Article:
• jobDataAsMap : This Map is a collection of all the objects that are injected into
SpringBatchQuartzJobLauncher and any other parameters the Quartz job needs to
run (the location of the files to be deleted and how old they need to be to be).
When the Quartz job is triggered and Spring creates a new instance of
SpringBatchQuartzJobLauncher , Spring uses jobDataAsMap to inject any required dependencies as
required. In this case, you inject the location of the files to be deleted and how old they need to be.
The second bean to look at in launch-context.xml is the cronTrigger bean. You saw earlier how
Quartz uses a trigger to determine when to execute the job. The trigger you're using here determines
when to run based on a cron string. To configure the trigger, you create a
org.springframework.scheduling.quartz.CronTriggerBean with two dependencies: jobDetail references
the job Detail bean, and cronExpression is the cron string used to determine when the job runs. In this
case, you execute deleteFilesJob once every 10 seconds.
The final bean to configure is the one that does all the work: the scheduler. Using Spring's
org.springframework.scheduling.quartz.SchedulerFactoryBean , you register your trigger with the
scheduler. From there, Spring and Quartz take care of the rest.
To get things started, use JobRegistryBackgroundJobRunner to bootstrap the process. Launching this
process using the command in Listing 6-13, you bootstrap Spring, register deleteFilesJob in the
JobRegistry, and start Quartz. With Quartz running, the job executes every 10 seconds as configured.
Listing 6-13. Executing the Job via Quartz
java -jar deleteFiles.jar launch-context.xml jobs/deleteFilesJob.xml
Running jobs via Quartz or another scheduler is a common way to administer batch processes in an
enterprise. Another common aspect of running jobs in an enterprise is the way they're deployed. Given
that many enterprises deploy all or most Java applications to containers of some kind, you should look at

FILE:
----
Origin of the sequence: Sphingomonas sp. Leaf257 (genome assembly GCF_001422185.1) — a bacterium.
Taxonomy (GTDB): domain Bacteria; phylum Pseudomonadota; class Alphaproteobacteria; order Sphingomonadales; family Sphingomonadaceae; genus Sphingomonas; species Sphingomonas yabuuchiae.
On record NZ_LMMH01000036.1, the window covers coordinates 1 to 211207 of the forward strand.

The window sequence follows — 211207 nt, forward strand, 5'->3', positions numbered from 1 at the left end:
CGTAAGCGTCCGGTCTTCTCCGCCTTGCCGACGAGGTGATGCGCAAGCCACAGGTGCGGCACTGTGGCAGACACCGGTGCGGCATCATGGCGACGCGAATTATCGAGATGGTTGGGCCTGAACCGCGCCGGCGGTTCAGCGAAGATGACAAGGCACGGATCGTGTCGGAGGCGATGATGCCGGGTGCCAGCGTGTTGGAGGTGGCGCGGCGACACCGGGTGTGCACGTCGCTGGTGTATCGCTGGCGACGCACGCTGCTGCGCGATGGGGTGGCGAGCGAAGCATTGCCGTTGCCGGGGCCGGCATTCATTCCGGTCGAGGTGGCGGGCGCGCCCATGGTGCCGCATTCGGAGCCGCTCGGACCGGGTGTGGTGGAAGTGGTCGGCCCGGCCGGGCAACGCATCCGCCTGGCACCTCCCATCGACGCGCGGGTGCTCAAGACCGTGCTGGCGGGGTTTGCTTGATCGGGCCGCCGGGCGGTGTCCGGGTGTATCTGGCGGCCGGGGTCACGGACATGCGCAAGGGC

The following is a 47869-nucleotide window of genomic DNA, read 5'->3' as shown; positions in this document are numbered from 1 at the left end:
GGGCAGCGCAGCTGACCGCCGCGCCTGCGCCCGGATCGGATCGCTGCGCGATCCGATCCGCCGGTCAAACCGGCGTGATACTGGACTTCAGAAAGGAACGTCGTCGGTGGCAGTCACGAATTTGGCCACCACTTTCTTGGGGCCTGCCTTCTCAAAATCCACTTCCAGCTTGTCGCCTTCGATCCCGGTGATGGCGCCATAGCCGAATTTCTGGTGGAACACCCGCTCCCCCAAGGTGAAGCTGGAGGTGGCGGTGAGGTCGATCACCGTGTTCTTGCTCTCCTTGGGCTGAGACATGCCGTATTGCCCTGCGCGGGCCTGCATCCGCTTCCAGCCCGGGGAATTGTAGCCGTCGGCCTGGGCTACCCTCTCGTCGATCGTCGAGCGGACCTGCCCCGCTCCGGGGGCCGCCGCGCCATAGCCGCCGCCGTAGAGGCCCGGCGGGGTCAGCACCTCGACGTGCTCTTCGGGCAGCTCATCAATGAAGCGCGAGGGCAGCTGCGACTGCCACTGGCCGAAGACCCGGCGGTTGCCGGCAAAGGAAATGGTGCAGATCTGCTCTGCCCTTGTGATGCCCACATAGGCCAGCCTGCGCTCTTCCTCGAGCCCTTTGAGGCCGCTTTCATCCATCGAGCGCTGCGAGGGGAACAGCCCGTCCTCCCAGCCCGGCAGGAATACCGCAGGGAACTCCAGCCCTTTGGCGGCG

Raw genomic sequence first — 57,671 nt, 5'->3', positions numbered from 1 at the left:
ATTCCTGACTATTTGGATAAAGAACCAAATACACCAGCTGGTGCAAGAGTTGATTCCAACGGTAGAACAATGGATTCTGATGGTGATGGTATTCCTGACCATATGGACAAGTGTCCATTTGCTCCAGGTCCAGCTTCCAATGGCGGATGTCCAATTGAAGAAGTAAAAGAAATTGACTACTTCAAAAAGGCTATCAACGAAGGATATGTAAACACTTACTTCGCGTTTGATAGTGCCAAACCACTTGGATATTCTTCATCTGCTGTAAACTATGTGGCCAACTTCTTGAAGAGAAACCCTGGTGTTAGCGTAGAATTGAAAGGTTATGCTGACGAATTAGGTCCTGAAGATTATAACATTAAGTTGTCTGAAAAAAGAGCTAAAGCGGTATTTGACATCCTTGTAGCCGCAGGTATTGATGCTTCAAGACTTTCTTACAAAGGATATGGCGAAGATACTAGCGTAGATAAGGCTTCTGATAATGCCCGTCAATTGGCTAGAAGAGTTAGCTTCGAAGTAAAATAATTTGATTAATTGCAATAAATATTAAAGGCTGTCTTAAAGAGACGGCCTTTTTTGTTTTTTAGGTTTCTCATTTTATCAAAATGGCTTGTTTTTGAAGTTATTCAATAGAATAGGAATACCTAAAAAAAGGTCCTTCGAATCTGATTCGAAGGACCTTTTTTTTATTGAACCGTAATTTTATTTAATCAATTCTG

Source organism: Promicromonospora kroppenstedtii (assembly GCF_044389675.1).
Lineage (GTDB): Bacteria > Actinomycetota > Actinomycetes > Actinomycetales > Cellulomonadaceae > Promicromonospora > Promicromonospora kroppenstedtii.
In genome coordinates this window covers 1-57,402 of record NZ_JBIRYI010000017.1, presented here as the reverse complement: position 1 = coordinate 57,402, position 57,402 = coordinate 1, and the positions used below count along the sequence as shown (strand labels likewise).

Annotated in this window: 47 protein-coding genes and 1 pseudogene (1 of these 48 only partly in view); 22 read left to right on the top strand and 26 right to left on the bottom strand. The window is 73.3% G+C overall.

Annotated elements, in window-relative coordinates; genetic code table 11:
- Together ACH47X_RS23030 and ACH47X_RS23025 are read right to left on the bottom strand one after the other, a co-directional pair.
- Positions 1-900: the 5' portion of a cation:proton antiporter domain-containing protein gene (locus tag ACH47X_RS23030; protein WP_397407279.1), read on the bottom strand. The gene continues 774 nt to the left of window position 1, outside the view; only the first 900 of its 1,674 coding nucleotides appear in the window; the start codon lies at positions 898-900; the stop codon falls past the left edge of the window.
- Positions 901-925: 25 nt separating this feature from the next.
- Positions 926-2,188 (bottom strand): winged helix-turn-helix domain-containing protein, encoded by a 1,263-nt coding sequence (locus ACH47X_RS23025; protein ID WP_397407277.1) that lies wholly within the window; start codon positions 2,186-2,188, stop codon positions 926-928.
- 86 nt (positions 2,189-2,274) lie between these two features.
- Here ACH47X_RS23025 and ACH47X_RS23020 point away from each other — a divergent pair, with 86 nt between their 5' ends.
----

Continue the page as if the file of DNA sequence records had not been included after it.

how Spring Batch processes can be run in a container.
Running in a Container
Unlike web applications, batch processes don't require a container to execute. You can build robust and
completely independent batch jobs using readily available frameworks for things like database-
connection pooling, transaction management, and JMS without the need of an application server or
servlet container. That being said, however, there are just as many reasons to run a job in a container as
In an enterprise, there is typically a more robust base of expertise around the configuration and
deployment of container-based applications, where plain Java applications deployed as a collection of
jar files may cause some operations teams pause. Also, resources like database connections (and their
security), JMS queues, and so on may be easier to manage with a standardized configuration within a
container. Let's look at how to deploy and execute jobs from within Tomcat.
Although the ability to configure a large number of resources through the application server is
possible with Spring, their configuration is outside of the scope of this topic. Instead, you focus on
bootstrapping a Spring Batch JobRegistry with the required jobs and triggering their execution.
Bootstrapping the job registry from within a container is easier than what you've been doing up to
now. Instead of relying on CommandLineJobRunner or JobRegistryBackgroundJobRunner for a main method
and to bootstrap your process, Tomcat serves as the means of starting the Java process, and you can use
standard web techniques to bootstrap Spring Batch in your container.
Let's look at how to deploy deleteFilesJob to Tomcat. There are four steps:
Update the POM file to a package application as a war file instead of a jar.